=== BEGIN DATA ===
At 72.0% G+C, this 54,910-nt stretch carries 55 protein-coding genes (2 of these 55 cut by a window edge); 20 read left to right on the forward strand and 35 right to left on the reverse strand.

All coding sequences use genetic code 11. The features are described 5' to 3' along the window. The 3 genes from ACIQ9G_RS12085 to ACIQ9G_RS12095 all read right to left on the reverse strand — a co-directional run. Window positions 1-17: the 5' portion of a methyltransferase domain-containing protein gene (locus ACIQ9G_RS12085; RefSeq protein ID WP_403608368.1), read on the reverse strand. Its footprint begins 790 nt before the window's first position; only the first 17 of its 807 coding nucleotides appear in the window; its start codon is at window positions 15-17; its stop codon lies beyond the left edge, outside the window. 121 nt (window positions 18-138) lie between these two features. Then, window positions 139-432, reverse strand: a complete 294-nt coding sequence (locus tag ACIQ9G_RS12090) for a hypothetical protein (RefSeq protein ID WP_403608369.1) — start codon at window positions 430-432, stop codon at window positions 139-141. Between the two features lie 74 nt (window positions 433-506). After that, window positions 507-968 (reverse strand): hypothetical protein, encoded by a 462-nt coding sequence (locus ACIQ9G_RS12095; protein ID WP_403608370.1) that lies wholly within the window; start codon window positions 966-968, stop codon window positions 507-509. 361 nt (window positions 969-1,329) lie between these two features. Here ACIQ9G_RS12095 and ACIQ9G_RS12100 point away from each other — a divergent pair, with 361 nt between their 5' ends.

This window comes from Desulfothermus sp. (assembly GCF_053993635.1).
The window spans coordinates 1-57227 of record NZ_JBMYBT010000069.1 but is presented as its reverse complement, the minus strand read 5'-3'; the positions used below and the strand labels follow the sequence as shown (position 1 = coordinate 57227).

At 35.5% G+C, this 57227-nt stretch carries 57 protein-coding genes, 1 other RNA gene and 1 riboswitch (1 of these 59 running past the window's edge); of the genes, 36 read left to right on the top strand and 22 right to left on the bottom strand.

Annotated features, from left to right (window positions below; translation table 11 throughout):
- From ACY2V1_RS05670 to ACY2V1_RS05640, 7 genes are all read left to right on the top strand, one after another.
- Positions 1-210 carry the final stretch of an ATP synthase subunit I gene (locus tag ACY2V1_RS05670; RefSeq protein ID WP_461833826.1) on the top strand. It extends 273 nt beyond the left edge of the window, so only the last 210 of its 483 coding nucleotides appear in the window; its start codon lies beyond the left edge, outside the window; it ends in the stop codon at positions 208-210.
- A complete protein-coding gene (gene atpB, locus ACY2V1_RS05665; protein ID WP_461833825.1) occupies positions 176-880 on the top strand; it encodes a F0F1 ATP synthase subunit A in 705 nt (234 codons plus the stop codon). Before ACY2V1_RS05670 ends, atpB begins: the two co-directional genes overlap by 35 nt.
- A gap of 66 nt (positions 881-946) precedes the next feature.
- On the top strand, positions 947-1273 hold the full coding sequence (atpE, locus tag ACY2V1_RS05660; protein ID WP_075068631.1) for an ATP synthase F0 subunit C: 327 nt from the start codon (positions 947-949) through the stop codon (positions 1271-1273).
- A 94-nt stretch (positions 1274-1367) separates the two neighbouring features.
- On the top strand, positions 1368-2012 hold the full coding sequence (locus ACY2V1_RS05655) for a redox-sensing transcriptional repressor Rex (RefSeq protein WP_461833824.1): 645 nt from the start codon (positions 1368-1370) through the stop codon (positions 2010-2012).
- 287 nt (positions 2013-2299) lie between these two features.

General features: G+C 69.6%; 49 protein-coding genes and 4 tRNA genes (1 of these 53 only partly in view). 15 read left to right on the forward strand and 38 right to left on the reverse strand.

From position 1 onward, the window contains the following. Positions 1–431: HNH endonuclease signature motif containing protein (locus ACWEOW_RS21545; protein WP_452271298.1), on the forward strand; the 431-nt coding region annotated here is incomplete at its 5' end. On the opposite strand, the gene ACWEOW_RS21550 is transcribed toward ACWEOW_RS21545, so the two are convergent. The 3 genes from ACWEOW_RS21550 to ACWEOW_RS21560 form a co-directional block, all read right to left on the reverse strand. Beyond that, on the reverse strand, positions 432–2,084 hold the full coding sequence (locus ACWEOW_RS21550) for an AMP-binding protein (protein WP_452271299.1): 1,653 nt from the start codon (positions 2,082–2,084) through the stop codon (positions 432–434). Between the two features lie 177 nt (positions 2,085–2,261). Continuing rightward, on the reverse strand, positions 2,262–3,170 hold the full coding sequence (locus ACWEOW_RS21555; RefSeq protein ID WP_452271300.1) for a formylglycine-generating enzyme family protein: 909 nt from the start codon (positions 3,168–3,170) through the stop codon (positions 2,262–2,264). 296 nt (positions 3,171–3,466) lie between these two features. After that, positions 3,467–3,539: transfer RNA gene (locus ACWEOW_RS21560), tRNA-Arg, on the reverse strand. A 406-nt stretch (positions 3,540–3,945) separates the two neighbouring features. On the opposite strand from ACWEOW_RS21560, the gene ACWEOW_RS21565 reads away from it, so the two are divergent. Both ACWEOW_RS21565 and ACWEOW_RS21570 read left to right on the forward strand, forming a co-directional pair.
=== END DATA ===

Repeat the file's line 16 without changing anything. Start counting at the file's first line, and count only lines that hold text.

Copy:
From position 1 onward, the window contains the following. Positions 1–431: HNH endonuclease signature motif containing protein (locus ACWEOW_RS21545; protein WP_452271298.1), on the forward strand; the 431-nt coding region annotated here is incomplete at its 5' end. On the opposite strand, the gene ACWEOW_RS21550 is transcribed toward ACWEOW_RS21545, so the two are convergent. The 3 genes from ACWEOW_RS21550 to ACWEOW_RS21560 form a co-directional block, all read right to left on the reverse strand. Beyond that, on the reverse strand, positions 432–2,084 hold the full coding sequence (locus ACWEOW_RS21550) for an AMP-binding protein (protein WP_452271299.1): 1,653 nt from the start codon (positions 2,082–2,084) through the stop codon (positions 432–434). Between the two features lie 177 nt (positions 2,085–2,261). Continuing rightward, on the reverse strand, positions 2,262–3,170 hold the full coding sequence (locus ACWEOW_RS21555; RefSeq protein ID WP_452271300.1) for a formylglycine-generating enzyme family protein: 909 nt from the start codon (positions 3,168–3,170) through the stop codon (positions 2,262–2,264). 296 nt (positions 3,171–3,466) lie between these two features. After that, positions 3,467–3,539: transfer RNA gene (locus ACWEOW_RS21560), tRNA-Arg, on the reverse strand. A 406-nt stretch (positions 3,540–3,945) separates the two neighbouring features. On the opposite strand from ACWEOW_RS21560, the gene ACWEOW_RS21565 reads away from it, so the two are divergent. Both ACWEOW_RS21565 and ACWEOW_RS21570 read left to right on the forward strand, forming a co-directional pair.